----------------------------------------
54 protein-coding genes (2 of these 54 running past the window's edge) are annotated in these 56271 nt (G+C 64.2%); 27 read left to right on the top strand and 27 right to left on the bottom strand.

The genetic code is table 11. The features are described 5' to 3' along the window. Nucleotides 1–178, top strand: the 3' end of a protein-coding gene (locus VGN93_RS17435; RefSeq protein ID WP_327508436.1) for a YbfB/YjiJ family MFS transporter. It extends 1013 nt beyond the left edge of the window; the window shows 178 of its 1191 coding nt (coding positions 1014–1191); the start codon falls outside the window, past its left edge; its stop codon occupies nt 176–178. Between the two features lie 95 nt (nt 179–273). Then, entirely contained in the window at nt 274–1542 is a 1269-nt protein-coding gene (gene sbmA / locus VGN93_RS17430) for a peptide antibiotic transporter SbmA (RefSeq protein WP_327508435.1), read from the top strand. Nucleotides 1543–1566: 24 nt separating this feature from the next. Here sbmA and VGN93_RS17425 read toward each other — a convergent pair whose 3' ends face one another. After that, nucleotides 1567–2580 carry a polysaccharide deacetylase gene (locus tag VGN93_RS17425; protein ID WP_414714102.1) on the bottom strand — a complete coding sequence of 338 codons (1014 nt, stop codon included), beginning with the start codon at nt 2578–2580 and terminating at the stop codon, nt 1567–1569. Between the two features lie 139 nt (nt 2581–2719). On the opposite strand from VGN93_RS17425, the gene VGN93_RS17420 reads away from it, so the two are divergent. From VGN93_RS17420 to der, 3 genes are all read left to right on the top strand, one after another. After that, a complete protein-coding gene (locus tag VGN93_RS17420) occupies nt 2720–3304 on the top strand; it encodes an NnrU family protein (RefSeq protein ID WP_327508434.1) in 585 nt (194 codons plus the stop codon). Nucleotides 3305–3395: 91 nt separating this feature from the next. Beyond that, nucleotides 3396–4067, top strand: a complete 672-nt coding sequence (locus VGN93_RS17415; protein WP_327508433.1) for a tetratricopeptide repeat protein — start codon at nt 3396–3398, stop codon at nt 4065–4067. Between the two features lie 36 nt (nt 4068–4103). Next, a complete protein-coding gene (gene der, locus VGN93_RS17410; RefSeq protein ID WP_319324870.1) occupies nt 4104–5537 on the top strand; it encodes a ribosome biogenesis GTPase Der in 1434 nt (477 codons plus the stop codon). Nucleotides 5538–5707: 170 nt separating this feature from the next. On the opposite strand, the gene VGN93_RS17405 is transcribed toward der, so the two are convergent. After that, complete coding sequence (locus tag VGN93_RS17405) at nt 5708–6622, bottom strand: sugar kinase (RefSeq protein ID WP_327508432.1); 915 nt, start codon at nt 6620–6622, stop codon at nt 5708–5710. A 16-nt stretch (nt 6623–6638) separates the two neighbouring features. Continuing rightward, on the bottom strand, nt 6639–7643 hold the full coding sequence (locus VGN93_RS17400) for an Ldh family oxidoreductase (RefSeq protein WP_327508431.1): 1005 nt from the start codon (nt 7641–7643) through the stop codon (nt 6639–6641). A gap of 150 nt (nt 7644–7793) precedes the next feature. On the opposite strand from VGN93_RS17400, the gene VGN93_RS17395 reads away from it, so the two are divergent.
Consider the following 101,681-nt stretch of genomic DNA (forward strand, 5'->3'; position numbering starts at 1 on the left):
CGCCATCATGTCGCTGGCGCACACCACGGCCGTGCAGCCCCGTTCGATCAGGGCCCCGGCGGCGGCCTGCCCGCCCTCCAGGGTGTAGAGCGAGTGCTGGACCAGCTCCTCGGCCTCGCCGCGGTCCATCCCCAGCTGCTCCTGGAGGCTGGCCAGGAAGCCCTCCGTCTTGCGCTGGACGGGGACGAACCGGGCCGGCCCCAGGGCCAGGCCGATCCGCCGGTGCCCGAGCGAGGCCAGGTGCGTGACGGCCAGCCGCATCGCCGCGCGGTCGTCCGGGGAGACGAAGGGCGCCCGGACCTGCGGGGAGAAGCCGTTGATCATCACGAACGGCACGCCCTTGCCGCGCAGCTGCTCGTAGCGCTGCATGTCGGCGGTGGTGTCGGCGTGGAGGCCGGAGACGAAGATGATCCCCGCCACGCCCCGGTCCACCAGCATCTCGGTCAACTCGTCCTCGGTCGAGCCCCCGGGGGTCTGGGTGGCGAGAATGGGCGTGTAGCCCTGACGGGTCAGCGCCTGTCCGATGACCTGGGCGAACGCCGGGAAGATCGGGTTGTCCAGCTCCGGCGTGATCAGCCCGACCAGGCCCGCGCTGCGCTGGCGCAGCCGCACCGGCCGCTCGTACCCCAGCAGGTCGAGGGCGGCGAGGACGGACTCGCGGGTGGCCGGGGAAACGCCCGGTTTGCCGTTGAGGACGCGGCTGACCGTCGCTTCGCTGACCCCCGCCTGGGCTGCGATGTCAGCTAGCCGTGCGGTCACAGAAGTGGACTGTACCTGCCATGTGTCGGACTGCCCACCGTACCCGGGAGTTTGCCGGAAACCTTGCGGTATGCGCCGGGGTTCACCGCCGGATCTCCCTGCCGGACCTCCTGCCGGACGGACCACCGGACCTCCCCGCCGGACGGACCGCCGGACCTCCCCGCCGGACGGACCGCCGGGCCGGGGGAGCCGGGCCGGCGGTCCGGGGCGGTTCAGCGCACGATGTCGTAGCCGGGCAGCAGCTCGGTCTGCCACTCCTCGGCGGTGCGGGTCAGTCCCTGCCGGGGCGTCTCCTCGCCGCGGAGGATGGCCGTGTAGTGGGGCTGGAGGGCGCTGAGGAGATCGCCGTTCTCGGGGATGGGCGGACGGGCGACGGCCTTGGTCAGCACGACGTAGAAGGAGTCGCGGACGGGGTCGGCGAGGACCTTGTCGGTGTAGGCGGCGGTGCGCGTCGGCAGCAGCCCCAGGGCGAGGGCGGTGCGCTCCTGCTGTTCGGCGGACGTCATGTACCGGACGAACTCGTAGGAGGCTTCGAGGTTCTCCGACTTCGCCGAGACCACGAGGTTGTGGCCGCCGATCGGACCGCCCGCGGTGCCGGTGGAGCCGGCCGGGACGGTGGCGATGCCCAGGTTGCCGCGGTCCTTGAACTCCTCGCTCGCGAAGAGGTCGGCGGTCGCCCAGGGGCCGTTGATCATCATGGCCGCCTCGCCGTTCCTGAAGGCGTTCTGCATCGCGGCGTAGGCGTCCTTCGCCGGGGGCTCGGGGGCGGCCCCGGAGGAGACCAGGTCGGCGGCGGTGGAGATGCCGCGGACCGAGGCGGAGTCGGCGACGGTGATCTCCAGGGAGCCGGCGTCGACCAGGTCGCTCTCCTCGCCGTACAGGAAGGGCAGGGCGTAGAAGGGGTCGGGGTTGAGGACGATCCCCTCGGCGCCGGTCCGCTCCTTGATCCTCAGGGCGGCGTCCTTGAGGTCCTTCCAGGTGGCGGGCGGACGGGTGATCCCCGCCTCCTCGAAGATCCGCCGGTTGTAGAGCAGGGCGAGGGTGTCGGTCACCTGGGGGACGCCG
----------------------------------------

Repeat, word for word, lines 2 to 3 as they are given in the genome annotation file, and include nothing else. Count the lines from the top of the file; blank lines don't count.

The genetic code is table 11. The features are described 5' to 3' along the window. Nucleotides 1–178, top strand: the 3' end of a protein-coding gene (locus VGN93_RS17435; RefSeq protein ID WP_327508436.1) for a YbfB/YjiJ family MFS transporter. It extends 1013 nt beyond the left edge of the window; the window shows 178 of its 1191 coding nt (coding positions 1014–1191); the start codon falls outside the window, past its left edge; its stop codon occupies nt 176–178. Between the two features lie 95 nt (nt 179–273). Then, entirely contained in the window at nt 274–1542 is a 1269-nt protein-coding gene (gene sbmA / locus VGN93_RS17430) for a peptide antibiotic transporter SbmA (RefSeq protein WP_327508435.1), read from the top strand. Nucleotides 1543–1566: 24 nt separating this feature from the next. Here sbmA and VGN93_RS17425 read toward each other — a convergent pair whose 3' ends face one another. After that, nucleotides 1567–2580 carry a polysaccharide deacetylase gene (locus tag VGN93_RS17425; protein ID WP_414714102.1) on the bottom strand — a complete coding sequence of 338 codons (1014 nt, stop codon included), beginning with the start codon at nt 2578–2580 and terminating at the stop codon, nt 1567–1569. Between the two features lie 139 nt (nt 2581–2719). On the opposite strand from VGN93_RS17425, the gene VGN93_RS17420 reads away from it, so the two are divergent. From VGN93_RS17420 to der, 3 genes are all read left to right on the top strand, one after another. After that, a complete protein-coding gene (locus tag VGN93_RS17420) occupies nt 2720–3304 on the top strand; it encodes an NnrU family protein (RefSeq protein ID WP_327508434.1) in 585 nt (194 codons plus the stop codon). Nucleotides 3305–3395: 91 nt separating this feature from the next. Beyond that, nucleotides 3396–4067, top strand: a complete 672-nt coding sequence (locus VGN93_RS17415; protein WP_327508433.1) for a tetratricopeptide repeat protein — start codon at nt 3396–3398, stop codon at nt 4065–4067. Between the two features lie 36 nt (nt 4068–4103). Next, a complete protein-coding gene (gene der, locus VGN93_RS17410; RefSeq protein ID WP_319324870.1) occupies nt 4104–5537 on the top strand; it encodes a ribosome biogenesis GTPase Der in 1434 nt (477 codons plus the stop codon). Nucleotides 5538–5707: 170 nt separating this feature from the next. On the opposite strand, the gene VGN93_RS17405 is transcribed toward der, so the two are convergent. After that, complete coding sequence (locus tag VGN93_RS17405) at nt 5708–6622, bottom strand: sugar kinase (RefSeq protein ID WP_327508432.1); 915 nt, start codon at nt 6620–6622, stop codon at nt 5708–5710. A 16-nt stretch (nt 6623–6638) separates the two neighbouring features. Continuing rightward, on the bottom strand, nt 6639–7643 hold the full coding sequence (locus VGN93_RS17400) for an Ldh family oxidoreductase (RefSeq protein WP_327508431.1): 1005 nt from the start codon (nt 7641–7643) through the stop codon (nt 6639–6641). A gap of 150 nt (nt 7644–7793) precedes the next feature. On the opposite strand from VGN93_RS17400, the gene VGN93_RS17395 reads away from it, so the two are divergent.
Consider the following 101,681-nt stretch of genomic DNA (forward strand, 5'->3'; position numbering starts at 1 on the left):